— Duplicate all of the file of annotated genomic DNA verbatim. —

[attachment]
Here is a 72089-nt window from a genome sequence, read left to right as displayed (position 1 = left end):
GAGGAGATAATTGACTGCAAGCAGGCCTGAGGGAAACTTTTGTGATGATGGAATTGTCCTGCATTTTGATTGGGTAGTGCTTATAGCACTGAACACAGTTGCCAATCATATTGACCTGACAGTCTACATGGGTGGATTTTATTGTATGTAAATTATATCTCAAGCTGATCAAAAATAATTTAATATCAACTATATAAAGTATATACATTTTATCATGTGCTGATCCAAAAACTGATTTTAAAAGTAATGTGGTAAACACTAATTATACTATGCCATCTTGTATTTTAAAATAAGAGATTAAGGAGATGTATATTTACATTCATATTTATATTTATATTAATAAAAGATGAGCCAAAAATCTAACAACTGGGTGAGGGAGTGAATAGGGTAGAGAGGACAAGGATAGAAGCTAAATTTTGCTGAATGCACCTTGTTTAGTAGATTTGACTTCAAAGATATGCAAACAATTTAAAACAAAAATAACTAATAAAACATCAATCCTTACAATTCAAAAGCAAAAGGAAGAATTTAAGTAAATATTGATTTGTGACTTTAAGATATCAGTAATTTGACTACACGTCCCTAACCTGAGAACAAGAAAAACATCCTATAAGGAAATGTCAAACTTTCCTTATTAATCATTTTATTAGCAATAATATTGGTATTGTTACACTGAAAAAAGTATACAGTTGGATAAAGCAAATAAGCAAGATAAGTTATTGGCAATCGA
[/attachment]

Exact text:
Here is a 72089-nt window from a genome sequence, read left to right as displayed (position 1 = left end):
GAGGAGATAATTGACTGCAAGCAGGCCTGAGGGAAACTTTTGTGATGATGGAATTGTCCTGCATTTTGATTGGGTAGTGCTTATAGCACTGAACACAGTTGCCAATCATATTGACCTGACAGTCTACATGGGTGGATTTTATTGTATGTAAATTATATCTCAAGCTGATCAAAAATAATTTAATATCAACTATATAAAGTATATACATTTTATCATGTGCTGATCCAAAAACTGATTTTAAAAGTAATGTGGTAAACACTAATTATACTATGCCATCTTGTATTTTAAAATAAGAGATTAAGGAGATGTATATTTACATTCATATTTATATTTATATTAATAAAAGATGAGCCAAAAATCTAACAACTGGGTGAGGGAGTGAATAGGGTAGAGAGGACAAGGATAGAAGCTAAATTTTGCTGAATGCACCTTGTTTAGTAGATTTGACTTCAAAGATATGCAAACAATTTAAAACAAAAATAACTAATAAAACATCAATCCTTACAATTCAAAAGCAAAAGGAAGAATTTAAGTAAATATTGATTTGTGACTTTAAGATATCAGTAATTTGACTACACGTCCCTAACCTGAGAACAAGAAAAACATCCTATAAGGAAATGTCAAACTTTCCTTATTAATCATTTTATTAGCAATAATATTGGTATTGTTACACTGAAAAAAGTATACAGTTGGATAAAGCAAATAAGCAAGATAAGTTATTGGCAATCGA